Tuesday, December 30, 2008

Forging RSA-MD5 SSL Certs

Wow. This is a big deal:
The forged certificates will say they were issued by a CA called "Equifax Secure Global eBusiness", which is trusted by the major browsers. The forged certificates will be perfectly valid; but they will have been made by forgers, not by the Equifax CA.
To do this, the researchers exploited a cryptographic weakness in one of the digital signature methods, "MD5 with RSA", supported by the Equifax CA. The first step in this digital signature method is to compute the hash (strictly speaking, the cryptographic hash) of the certificate contents.
The hash is a short (128-bit) code that is supposed to be a kind of unique digest of the certificate contents. To be secure, the hash method has to have several properties, one of which is that it should be infeasible to find a collision, that is, to find two values A and B which have the same hash.
It was already known how to find collisions in MD5, but the researchers improved the existing collision-finding methods, so that they can now find two values R and F that have the same hash, where R is a "real" certificate that the CA will be willing to sign, and F is a forged certificate. This is deadly, because it means that a digital signature on R will also be a valid signature on F -- so the attacker can ask the CA to sign the real certificate R, then copy the resulting signature onto F -- putting a valid CA signature onto a certificate that the CA would never voluntarily sign.
Browsers rarely get their list of approved CA certs modified throughout the course of their lives. Most people don't know how to change those, let alone why they should. In Firefox 3, the CA can be removed by going to Preferences > Advanced > Encryption > View Certificates > Authorities > Select the certificate and click delete. I assume the CA cert in question is the one with the following foot print, but cannot say for certain (since it has yet to be published):
8F:5D:77:06:27:C4:98:3C:5B:93:78:E7:D7:98:CC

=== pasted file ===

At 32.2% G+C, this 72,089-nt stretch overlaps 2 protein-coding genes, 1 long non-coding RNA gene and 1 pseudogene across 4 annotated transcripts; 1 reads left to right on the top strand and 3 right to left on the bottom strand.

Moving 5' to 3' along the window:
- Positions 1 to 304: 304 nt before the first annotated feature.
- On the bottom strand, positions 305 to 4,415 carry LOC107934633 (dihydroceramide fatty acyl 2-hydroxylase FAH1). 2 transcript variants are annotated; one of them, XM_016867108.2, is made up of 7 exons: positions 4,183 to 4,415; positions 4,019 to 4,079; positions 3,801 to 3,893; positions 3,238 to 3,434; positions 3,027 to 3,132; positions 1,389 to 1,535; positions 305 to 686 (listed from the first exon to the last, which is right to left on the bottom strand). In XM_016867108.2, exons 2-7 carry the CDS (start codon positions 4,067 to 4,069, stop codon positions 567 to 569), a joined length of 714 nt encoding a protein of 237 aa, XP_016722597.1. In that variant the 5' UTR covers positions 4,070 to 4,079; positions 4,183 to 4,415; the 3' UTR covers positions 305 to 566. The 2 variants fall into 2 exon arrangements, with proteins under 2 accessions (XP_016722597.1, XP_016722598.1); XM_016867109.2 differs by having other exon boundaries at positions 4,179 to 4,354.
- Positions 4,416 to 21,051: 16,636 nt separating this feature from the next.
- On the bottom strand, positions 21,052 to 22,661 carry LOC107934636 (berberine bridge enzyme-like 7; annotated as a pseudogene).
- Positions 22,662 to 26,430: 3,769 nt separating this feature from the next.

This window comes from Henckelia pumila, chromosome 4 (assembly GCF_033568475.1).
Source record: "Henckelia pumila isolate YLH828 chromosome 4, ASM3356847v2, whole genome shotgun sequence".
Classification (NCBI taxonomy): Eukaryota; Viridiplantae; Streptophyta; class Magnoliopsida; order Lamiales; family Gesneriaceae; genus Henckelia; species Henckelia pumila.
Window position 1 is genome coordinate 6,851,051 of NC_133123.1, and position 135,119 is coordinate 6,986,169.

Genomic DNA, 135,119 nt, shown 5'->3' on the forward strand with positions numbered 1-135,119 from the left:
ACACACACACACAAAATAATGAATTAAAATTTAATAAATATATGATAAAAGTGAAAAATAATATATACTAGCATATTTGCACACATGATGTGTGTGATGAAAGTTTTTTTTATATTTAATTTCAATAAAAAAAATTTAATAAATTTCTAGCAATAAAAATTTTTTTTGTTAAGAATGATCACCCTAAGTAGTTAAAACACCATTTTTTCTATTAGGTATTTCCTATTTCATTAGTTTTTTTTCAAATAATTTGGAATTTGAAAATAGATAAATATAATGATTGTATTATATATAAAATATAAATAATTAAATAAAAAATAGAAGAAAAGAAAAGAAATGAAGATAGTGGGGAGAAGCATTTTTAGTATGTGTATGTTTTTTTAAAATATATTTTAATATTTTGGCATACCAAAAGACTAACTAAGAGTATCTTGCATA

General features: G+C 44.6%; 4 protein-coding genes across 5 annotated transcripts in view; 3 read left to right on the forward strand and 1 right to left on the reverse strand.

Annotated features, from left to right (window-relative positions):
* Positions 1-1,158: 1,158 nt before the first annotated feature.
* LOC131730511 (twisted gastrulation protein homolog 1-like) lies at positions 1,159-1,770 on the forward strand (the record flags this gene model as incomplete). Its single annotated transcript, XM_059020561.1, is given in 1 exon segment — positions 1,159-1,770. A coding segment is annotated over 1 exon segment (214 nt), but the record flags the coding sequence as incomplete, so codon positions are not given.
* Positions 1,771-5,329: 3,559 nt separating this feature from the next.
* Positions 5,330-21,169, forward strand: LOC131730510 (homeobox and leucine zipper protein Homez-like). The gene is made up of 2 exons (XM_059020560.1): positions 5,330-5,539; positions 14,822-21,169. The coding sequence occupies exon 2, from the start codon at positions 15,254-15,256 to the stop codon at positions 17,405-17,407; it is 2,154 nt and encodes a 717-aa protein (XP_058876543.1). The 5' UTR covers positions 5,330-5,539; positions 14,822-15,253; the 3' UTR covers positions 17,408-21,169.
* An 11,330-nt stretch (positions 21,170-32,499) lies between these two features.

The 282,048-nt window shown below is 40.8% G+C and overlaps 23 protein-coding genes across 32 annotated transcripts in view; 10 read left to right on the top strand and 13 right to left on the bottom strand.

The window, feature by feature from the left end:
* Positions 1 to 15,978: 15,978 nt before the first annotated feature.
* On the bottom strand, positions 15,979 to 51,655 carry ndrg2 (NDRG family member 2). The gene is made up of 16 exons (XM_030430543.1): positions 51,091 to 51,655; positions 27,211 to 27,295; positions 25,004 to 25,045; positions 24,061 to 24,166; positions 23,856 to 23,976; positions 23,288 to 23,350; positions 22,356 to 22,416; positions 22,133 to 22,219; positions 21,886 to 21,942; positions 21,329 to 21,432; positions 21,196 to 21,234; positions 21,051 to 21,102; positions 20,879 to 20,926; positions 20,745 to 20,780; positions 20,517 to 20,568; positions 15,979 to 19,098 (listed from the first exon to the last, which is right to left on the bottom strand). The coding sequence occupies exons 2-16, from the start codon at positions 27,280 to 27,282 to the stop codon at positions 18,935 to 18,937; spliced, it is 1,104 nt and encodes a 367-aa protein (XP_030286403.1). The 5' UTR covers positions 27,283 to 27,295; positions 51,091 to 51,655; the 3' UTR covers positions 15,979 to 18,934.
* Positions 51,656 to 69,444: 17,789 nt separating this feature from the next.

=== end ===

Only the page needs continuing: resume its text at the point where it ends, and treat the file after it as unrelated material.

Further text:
The question is how to respond to this. There are many CAs that use RSA-MD5 instead of RSA-SHA1. Ripping them from the CA list is probably a good idea, even if it breaks a few web apps. If you are the admin of an e-commerce site using a cert issued by one of these RSA-MD5 CAs, you should probably: 1) Ask for your money back and switch to a different CA, 2) Ask for a new cert issued by an RSA-SHA1 CA, or 3) Forego the purchased certs in lieu of new RSA-SHA1 issued certs, probably in that order of effectiveness.
It is interesting to see a practical attack with MD5 collisions, though. Many people thought they weren't likely.
UPDATED: More info here, too.

4 comments:

adam spicer said...

I think your MD5 is missing a couple bytes...

correct md5=8F:5D:77:06:27:C4:98:3C:5B:93:78:E7:D7:7D:98:CC

It appears as though all CA's that use RSA with MD5 are affected. I found a couple more in my cert manager, but its quite a tedious process to go though and manage without some sort of tool to make it easier.

I'll definitely be paying even more careful attention to SSL sites after this.

securology said...

Adam,

Thanks for catching the missing bytes! It will be interesting to see if Mozilla publishes an update that removes the old RSA-MD5 CAs.

oliver said...

Do you generally consider 256 bit SSL Certificates adequate enough? I know 128bit is quite a common level of encryption and I was just wondering what your professional opinion is on the adequacy?

securology said...

Oliver,

The certificates have very little to do with the size of the keys used during the SSL/TLS process. That has much more to do with the web servers. For example, today's average apache install with openssl can support 256 bit symmetric keys during the payloads of the SSL/TLS tunnels. The certificates are just used for authenticating the web server and then for negotiating a randomly selected session key that the client and server share.

Last time I checked, for instance, a given IIS 6 (Windows 2003) server can only support 128 bit RC4 symmetric keys for the tunnel.

In asymmetric encryption, which is what the public key encryption algorithms are that are leveraged in certificates, 256 bit keys is very, very small. 1024 bit public keys is the norm, but 2048 or even 4096 bit public/private key pairs are becoming very common.